Rust optimisation


#1

I have just started to learn Rust and coming from a web developer background it can both be rewarding and frustrating. I learn best by trying out known algorithms in the new language. I have implemented a brute force solution of the Travelling Sales Person algorithm in several other languages and wanted to compare the performance of Rust with the other languages.

Right now Rust performs really bad (factor 10 slower than for instance nodejs) but I can only think that my limited experience is the culprit of the slow program.

I would be happy to receive pointers to where I can improve the performance of my Rust program.

The program can be seen in this gist.


#2

Just to make sure, did you enable optimizations, i.e., compile with rustc -O or cargo build --release?


#3

For Rust I also suggest you to read the manual, because there are parts that are harder to learn by trial and error.


#4

Thanks, Made it a lot better, I had tried with cargo build --release (using cargo for a timing crate) it did not make any difference. So I hadn’t tried it with rustc -O. Now it performs similarly to nodejs.

Is there any of the data structures that are slow?


#5

I have done some small improvements on your code, the performance is the same (compiled with: -C opt-level=3 -C target-cpu=native ): http://codepad.org/3jElpkAj

The default HashMap/HashSet of Rust std library are quite slow. And in general it’s not a good idea to use a hash lookup inside the inner loop of this algorithm. So a better solution is to use just vectors and regular indexing.


#6

I’ve seen that the f64::hypot function is very slow. Can I put your code with small differences in a bug report?


#7

I’ll try to optimise away the hash map and see if there is any difference.

You can use the code in the bug report.

Thanks for the help.


#8

OK, filed: https://github.com/rust-lang/rust/issues/41908


#9

There’s going to be a lot of difference, of course. Having a hash lookup inside the inner loop is… icky. This is the first version with arrays:

http://codepad.org/BCrlQKvb

Compiling with -C opt-level=3 -C target-cpu=native the precedent version of mine runs (with 10 cities) in about 1.96 seconds, while this one runs in about 0.18 seconds. And there are simple ways to further speed up this code a little.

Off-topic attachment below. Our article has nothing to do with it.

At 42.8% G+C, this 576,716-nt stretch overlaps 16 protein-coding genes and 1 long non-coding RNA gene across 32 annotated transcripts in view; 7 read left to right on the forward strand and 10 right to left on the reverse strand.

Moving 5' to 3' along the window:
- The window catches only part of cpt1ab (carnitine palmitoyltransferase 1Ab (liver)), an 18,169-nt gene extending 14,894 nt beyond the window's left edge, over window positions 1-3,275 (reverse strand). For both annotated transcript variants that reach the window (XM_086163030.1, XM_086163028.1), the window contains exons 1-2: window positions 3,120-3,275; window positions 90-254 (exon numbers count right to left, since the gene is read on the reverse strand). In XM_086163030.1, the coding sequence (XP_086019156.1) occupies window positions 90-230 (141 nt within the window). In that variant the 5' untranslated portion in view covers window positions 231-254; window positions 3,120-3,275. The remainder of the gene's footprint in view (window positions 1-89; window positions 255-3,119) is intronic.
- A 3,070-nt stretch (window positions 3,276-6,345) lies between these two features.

#10

Writing a permutation iterator would make the main code nicer to read. Wouldn’t help with performance though.


#11

Have you tried a profiler to spot where is slow?


#12

Or better yet, don’t write it, and use one that was already written. The module provides a documentation explaining crate’s usage (in particular, heap_recursive function sounds useful in this case, author claims that recursive version is faster, but your mileage may vary).


#13

The main performance factor in those permutohedron algorithms is if they copy the array of items (or indexes) at each permutation or not. Currently in Rust not copying the array in a lazy iterator is not easy, I think.


#14

heap_recursive is not technically an iterator, but rather a function accepting a callback function due to iterator limitations (but considering what this program does, it should be fine). Considering it takes &mut [T], and calls a callback with &mut [T], it suggests to me there is no copy involved. In fact, the source code shows it’s a simple pattern of calling a function and doing a swap, nothing more complex than that.


#15

Right, in that crate there is also another way to generate permutations, and it copies the array at each permutation (and I think it’s an iterator).


#16

The next obvious optimization is to pre-compute all pair distances:
http://codepad.org/J95zHnpo

With 11 cities the precedent version runs in about 1.90 seconds, this version runs in 0.58 seconds (and my first version is a bit too much slow for this). There are various ways to improve the performance of this code.